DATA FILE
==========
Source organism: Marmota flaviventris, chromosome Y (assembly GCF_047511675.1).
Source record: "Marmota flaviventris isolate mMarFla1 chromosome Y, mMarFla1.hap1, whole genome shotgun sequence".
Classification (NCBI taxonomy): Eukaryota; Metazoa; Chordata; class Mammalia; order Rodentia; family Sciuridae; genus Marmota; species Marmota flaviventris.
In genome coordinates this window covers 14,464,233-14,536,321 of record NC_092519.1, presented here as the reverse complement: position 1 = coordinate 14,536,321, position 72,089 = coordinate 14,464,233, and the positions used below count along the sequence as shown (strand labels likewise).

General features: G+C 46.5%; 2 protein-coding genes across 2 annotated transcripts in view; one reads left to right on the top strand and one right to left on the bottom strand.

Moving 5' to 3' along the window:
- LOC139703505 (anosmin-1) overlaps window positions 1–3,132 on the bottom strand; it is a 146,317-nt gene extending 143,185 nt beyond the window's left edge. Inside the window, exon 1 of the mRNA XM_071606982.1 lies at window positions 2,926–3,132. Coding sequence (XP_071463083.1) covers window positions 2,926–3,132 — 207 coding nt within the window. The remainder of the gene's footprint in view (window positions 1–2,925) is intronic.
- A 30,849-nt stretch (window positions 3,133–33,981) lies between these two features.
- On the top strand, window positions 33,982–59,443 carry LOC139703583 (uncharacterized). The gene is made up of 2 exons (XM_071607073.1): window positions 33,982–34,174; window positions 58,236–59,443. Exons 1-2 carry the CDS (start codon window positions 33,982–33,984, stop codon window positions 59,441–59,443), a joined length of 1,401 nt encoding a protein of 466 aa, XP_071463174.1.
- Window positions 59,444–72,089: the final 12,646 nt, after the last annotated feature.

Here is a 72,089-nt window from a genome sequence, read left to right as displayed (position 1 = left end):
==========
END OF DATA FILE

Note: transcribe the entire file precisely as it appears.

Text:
Source organism: Marmota flaviventris, chromosome Y (assembly GCF_047511675.1).
Source record: "Marmota flaviventris isolate mMarFla1 chromosome Y, mMarFla1.hap1, whole genome shotgun sequence".
Classification (NCBI taxonomy): Eukaryota; Metazoa; Chordata; class Mammalia; order Rodentia; family Sciuridae; genus Marmota; species Marmota flaviventris.
In genome coordinates this window covers 14,464,233-14,536,321 of record NC_092519.1, presented here as the reverse complement: position 1 = coordinate 14,536,321, position 72,089 = coordinate 14,464,233, and the positions used below count along the sequence as shown (strand labels likewise).

General features: G+C 46.5%; 2 protein-coding genes across 2 annotated transcripts in view; one reads left to right on the top strand and one right to left on the bottom strand.

Moving 5' to 3' along the window:
- LOC139703505 (anosmin-1) overlaps window positions 1–3,132 on the bottom strand; it is a 146,317-nt gene extending 143,185 nt beyond the window's left edge. Inside the window, exon 1 of the mRNA XM_071606982.1 lies at window positions 2,926–3,132. Coding sequence (XP_071463083.1) covers window positions 2,926–3,132 — 207 coding nt within the window. The remainder of the gene's footprint in view (window positions 1–2,925) is intronic.
- A 30,849-nt stretch (window positions 3,133–33,981) lies between these two features.
- On the top strand, window positions 33,982–59,443 carry LOC139703583 (uncharacterized). The gene is made up of 2 exons (XM_071607073.1): window positions 33,982–34,174; window positions 58,236–59,443. Exons 1-2 carry the CDS (start codon window positions 33,982–33,984, stop codon window positions 59,441–59,443), a joined length of 1,401 nt encoding a protein of 466 aa, XP_071463174.1.
- Window positions 59,444–72,089: the final 12,646 nt, after the last annotated feature.

Here is a 72,089-nt window from a genome sequence, read left to right as displayed (position 1 = left end):